BOSTON – It is rare in life that you get to know one of your heroes.
Daniel Ellsberg gave me that opportunity, and for the last four years I have had the great privilege to get to know Dan and his wife Patricia and to tell their story in our podcast, “The Whistleblower: Truth, Dissent and the Legacy of Daniel Ellsberg.”
Ellsberg passed away today in his home in Kensington, California at the age of 92 after being diagnosed with an inoperable form of pancreatic cancer. In February, he announced to the world that he did not have long to live. Sadly, he was right. But his legacy and the example he set with his exceptional life dedicated to social justice and peace continue to live on.
This week we are rebooting our 2021 season of the GroundTruth podcast which features five episodes that tell the life and times of Ellsberg and how he released 7,000 pages of classified documents that came to be known as The Pentagon Papers. The documents chronicled the lies and deceptions about Vietnam that were fed to the American public by four successive administrations from presidents Harry Truman to Lyndon Johnson, and which served to plunge the United States into a war that government officials knew from the very beginning was a war that was immoral and not-winnable.
Listen to the complete podcast season
For a half century, long before our first recorded interview in 2019, I had been in awe of Dan’s ability to speak truth to power, his willingness to risk everything to reveal highly classified documents that he felt, at the end of the day, belonged to the American people. The whole world deserved to see these papers, he felt, and what they would reveal: a history of lies and deceit about America’s ill-fated involvement in Vietnam.
“Daniel was a seeker of truth and a patriotic truth-teller, an antiwar activist, a beloved husband, father, grandfather, and great-grandfather, a dear friend to many, and an inspiration to countless more,” his wife Patricia, 85, said.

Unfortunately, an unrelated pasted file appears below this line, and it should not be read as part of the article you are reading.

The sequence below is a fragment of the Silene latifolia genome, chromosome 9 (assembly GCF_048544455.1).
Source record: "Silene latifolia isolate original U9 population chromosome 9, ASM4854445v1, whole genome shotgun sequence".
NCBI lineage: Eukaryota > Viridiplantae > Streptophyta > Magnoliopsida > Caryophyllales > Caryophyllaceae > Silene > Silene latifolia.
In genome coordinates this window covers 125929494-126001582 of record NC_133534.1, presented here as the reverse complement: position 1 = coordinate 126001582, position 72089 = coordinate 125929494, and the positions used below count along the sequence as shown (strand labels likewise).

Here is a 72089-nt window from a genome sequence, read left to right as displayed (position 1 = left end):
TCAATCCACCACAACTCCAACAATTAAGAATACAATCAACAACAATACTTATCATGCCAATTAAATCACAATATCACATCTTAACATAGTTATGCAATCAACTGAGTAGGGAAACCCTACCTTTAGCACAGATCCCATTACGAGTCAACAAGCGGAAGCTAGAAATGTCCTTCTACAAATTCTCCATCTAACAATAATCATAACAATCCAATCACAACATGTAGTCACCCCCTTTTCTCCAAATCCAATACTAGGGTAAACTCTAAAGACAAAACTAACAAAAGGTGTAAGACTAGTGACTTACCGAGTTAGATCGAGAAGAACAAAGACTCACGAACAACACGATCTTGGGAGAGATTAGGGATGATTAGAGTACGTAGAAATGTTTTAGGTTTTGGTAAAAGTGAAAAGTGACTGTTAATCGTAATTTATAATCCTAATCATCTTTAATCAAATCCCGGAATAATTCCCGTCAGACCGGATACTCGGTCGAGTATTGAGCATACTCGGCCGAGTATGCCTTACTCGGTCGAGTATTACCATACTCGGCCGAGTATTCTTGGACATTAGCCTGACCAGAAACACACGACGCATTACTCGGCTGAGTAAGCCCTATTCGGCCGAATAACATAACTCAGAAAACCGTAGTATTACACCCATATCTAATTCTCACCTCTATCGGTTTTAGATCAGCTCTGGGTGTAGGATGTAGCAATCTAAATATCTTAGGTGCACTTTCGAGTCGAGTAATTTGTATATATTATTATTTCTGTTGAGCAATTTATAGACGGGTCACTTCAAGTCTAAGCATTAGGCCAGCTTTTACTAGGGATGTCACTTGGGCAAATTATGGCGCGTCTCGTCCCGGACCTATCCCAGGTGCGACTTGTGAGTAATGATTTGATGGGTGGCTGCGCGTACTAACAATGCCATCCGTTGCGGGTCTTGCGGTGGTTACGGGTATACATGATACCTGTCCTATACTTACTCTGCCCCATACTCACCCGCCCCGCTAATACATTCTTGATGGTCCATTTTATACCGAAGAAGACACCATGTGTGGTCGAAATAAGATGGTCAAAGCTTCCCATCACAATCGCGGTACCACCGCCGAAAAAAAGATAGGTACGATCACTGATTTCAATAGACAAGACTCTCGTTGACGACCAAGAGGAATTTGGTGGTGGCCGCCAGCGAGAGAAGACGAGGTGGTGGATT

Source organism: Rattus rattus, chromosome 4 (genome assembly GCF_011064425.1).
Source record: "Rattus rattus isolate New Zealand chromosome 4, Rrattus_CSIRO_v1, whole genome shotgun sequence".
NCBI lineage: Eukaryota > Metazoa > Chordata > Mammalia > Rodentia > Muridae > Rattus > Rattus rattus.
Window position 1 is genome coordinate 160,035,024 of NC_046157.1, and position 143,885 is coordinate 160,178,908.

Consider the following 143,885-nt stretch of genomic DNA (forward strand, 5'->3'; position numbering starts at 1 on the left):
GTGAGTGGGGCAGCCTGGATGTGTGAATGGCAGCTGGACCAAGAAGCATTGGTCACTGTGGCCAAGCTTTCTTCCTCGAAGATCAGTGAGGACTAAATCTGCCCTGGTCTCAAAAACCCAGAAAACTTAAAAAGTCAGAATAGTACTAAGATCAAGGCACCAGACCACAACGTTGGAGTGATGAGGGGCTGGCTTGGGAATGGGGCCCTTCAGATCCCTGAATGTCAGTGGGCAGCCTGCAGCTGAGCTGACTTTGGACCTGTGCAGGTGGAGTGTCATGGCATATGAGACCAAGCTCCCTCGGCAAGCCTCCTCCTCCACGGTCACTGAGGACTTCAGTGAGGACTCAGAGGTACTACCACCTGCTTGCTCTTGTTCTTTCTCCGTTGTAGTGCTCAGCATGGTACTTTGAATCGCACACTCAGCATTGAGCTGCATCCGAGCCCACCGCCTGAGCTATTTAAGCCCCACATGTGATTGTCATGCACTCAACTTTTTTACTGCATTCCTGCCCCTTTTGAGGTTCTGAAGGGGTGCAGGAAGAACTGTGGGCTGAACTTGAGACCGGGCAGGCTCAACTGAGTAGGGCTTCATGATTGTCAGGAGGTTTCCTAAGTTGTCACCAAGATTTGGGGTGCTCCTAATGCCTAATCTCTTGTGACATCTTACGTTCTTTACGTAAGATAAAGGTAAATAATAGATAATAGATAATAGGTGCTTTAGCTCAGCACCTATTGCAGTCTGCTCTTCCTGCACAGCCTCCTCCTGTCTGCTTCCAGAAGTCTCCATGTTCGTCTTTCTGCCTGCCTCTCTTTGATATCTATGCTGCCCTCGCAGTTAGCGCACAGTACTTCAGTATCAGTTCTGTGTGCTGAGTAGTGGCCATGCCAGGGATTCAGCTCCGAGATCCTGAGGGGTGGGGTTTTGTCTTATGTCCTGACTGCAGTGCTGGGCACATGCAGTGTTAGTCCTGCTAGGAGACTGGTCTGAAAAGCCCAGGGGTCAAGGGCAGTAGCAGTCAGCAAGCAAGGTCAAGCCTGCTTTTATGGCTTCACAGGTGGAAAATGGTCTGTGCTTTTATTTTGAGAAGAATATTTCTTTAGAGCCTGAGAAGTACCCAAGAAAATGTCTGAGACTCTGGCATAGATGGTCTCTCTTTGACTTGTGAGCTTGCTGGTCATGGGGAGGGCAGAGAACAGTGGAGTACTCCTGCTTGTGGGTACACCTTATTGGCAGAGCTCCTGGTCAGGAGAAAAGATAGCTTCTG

He will be dearly missed by all of us. Thank you, Daniel, for sharing your wisdom, your heart and your conscience with the world. We will keep your flame alive,” she added in a letter sent out to friends and family today at 2 pm ET confirming his death and signed along with Dan’s three children, Mary, Robert and Michael.
A Harvard graduate and U.S. Marine who served in the Suez in 1956, Dan took a job in the Pentagon and then at the Rand Corporation as a defense analyst and an adamant Cold Warrior. He went to Vietnam and volunteered to serve on the frontlines with a unit so he could experience the ‘ground truth’ of the war, believing it would inform all the briefings back in DC.
He steadily grew disillusioned as he observed from the inside that the highest levels of government were lying to the American people about the progress of the war. So he photocopied 7,000 pages of documents, The Pentagon Papers. First, he brought them to Congress and the Foreign Affairs Committee sat on them. Then he handed them over to the New York Times to be published, and he hoped their wide distribution might finally put an end to the war. The stories ran on June 13, 1971. Soon after, the Washington Post got ahold of the papers, and then more than a dozen newspapers, including my alma mater The Boston Globe, all published excerpts and defied a Supreme Court order that sought to block publication. It was a collective act of civil disobedience by the fourth estate and it resulted in an epic ruling by the highest court. The government had failed to prove that the documents threatened national security and that there could be no censorship of a free press, and so the presses rolled.
That summer of 1971, I was a kid, more focused on Little League than the war in Vietnam. But I followed the news avidly during the period in which Dan went into hiding around Boston and Western Massachusetts before turning himself in on the steps of the Federal Courthouse in Boston on June 28th, 1971. He was facing 115 years in prison for treason for leaking the highly classified papers.